Wal-Mart just doesn’t get it. It spends considerable time and energy on social responsibility initiatives, like promoting diversity at vendors (after begin named as defendant in the largest class action discrimination suit in history) and becoming environmentally responsible (after having settled an EPA action). Yet the company continues to engage in behavior which, if not illegal, certainly comes awfully close. I
The latest, described in lurid detail in today’s Wall Street Journal, is the activities of Wal-Mart’s “threat research” operation, which investigates parties that propose shareholder resolutions, like the New York City Comptroller’s office, monitoring vendor use of its network, viewing employee e-mails, even when sent from private accounts. A US attorney is investigating some of its practices.
In theory, Wal-Mart was doing what most responsible employers do these days: make sure its network is secure, take reasonable steps that its workers aren’t goofing off on company time, or worse, collecting kiddie porn. But Wal-Mart went way beyond that scope, and the difference in degree is a difference in kind.
The point of departure is that Wal-Mart’s threshold for what it regards as a threat is absurdly low. The company uses military intelligence level technology and can monitor keystrokes as well as content moving over its computers. It doesn’t allow employees to bring personal cell phones to work (one wonders if this is in part to prevent them from taking photographs as well as making calls). Recording phone conversations appeared to have been a common practice, although the officialdom claims that procedures have been tightened up. The Journal describes its practices as “Orwellian.”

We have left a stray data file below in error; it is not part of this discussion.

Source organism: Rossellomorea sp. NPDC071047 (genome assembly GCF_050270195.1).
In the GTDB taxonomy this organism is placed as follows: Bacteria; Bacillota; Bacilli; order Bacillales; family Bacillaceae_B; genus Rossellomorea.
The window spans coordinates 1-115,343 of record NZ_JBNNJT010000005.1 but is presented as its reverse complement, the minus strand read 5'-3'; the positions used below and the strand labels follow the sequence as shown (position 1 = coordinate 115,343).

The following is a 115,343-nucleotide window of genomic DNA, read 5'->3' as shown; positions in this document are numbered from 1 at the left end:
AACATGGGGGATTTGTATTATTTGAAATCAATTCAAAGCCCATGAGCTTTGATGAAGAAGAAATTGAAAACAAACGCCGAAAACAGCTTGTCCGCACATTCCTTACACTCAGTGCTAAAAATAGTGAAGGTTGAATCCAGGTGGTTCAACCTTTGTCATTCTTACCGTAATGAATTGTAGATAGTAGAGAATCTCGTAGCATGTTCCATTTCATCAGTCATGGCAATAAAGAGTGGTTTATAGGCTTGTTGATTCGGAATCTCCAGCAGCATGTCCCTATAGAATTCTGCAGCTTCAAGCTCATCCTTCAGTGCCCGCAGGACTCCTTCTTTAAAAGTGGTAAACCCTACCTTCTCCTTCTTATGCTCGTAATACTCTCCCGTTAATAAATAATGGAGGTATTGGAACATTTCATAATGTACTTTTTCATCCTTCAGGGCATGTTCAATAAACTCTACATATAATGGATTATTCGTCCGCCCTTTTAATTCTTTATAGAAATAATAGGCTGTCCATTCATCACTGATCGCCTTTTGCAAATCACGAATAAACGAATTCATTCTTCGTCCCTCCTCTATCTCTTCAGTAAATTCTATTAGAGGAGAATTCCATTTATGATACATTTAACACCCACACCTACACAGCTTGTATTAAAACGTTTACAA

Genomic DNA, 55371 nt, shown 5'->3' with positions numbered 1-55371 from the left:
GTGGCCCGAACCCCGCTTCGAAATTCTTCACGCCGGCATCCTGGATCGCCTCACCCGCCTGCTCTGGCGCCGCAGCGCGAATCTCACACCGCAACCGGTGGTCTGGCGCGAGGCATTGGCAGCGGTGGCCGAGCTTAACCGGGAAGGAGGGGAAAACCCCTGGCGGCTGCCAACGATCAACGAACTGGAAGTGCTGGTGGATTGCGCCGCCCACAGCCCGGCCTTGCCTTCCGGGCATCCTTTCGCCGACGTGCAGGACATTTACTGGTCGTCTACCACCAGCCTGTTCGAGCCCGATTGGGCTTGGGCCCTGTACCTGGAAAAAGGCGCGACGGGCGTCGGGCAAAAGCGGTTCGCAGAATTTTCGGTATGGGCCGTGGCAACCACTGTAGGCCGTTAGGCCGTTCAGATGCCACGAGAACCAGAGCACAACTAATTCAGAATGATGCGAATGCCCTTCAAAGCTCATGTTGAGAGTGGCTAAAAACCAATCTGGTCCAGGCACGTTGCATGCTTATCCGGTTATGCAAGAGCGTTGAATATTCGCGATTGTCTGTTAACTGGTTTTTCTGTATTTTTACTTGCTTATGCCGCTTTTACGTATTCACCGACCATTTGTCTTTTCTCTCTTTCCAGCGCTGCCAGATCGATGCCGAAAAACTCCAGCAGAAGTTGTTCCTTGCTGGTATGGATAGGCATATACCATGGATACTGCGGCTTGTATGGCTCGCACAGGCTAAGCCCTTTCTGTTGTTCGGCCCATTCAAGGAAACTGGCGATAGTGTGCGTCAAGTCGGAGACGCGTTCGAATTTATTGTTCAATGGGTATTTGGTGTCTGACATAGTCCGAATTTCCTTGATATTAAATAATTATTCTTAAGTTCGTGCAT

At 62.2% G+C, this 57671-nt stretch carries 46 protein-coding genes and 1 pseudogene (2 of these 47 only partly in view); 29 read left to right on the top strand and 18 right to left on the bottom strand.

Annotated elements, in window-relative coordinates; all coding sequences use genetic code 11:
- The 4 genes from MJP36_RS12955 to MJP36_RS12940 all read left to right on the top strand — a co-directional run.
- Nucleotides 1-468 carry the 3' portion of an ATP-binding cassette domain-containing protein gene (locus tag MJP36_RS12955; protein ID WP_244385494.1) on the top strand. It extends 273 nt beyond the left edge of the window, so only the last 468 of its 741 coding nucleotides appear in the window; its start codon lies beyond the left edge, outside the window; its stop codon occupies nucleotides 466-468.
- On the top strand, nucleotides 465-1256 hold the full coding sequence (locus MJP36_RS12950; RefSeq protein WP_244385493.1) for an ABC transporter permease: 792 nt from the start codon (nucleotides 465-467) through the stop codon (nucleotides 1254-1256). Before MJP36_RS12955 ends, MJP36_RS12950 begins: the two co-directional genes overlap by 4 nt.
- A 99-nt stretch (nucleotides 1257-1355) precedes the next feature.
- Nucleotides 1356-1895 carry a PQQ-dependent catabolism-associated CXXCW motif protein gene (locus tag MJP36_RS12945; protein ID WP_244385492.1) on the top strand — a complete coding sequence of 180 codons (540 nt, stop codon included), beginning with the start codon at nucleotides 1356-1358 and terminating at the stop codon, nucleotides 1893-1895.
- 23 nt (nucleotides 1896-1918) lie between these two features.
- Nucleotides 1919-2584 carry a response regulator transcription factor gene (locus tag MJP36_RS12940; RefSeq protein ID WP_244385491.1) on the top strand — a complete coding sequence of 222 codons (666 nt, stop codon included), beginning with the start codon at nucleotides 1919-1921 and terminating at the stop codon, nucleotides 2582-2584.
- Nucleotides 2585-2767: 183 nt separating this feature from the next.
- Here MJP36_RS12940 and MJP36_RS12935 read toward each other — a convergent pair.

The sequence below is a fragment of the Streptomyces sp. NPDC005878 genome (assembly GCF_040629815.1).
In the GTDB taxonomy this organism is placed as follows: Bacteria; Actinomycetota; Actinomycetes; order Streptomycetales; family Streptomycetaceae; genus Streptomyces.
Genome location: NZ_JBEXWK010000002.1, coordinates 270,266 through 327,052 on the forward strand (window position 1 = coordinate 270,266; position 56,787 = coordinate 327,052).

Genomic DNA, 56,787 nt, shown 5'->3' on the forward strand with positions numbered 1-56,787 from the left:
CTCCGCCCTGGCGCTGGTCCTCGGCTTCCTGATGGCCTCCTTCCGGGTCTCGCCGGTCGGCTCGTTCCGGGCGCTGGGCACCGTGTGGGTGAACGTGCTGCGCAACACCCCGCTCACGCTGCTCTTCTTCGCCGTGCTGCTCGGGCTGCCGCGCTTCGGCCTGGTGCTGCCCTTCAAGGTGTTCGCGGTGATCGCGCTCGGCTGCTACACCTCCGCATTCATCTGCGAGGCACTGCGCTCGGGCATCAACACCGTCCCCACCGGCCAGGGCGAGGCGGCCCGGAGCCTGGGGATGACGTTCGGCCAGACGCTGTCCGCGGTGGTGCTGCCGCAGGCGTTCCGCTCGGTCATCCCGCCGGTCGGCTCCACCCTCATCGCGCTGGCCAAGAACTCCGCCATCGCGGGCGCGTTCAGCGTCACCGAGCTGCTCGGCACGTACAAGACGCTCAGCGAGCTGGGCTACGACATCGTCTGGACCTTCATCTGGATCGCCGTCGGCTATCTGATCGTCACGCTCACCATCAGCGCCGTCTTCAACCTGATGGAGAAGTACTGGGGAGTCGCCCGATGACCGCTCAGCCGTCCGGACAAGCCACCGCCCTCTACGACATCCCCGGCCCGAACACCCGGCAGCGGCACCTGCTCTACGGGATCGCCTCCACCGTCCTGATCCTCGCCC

But these practices are an embodiment of the culture. Wal-Mart is a cult. It is inward looking, demands strict obedience to its rules (apostates are expelled) and demonizes those who dare attack it. Witness its scorched earth policy against Julie Roehm, the marketing communications head it abruptly fired last December. When Roehm sued Wal-Mart for breach of contract and unfair dismissal, the Bentonville behemoth accused her in a countersuit of having an affair with another top executive and of seeking employment with the ad agency she selected, tainting the review process.
Now what’s wrong with what Wal-Mart did? Most normal companies would call opposing counsel, show them the goods, and advise them to get their client to drop the suit. That in fact is in the shareholders’ best interests. Legal battles that wind up on the front page of the Wall Street Journal are costly (it’s not just the legal fees, but the PR and senior management time they consume). The fact that Wal-Mart chose this course of action says it has a vindictive streak, that despite the considerable time and cost it has devoted to presenting itself as a kinder, gentler company, it is willing to reveal itself as ruthless in response to what frankly, in terms of dollar value, can’t be that large a law suit.
To the WSJ story:
The Wal-Mart Stores Inc. worker fired last month for intercepting a reporter’s phone calls says he was part of a larger, sophisticated surveillance operation that included snooping not only on employees, but also on critics, stockholders and the consulting firm McKinsey & Co.
As part of the surveillance, the retailer last year had a long-haired employee infiltrate an anti-Wal-Mart group to determine if it planned protests at the company’s annual meeting, according to Bruce Gabbard, the fired security worker, who worked in Wal-Mart’s Threat Research and Analysis Group. The company also deployed cutting-edge monitoring systems made by a supplier to the Defense Department that allowed it to capture and record the actions of anyone connected to its global computer network….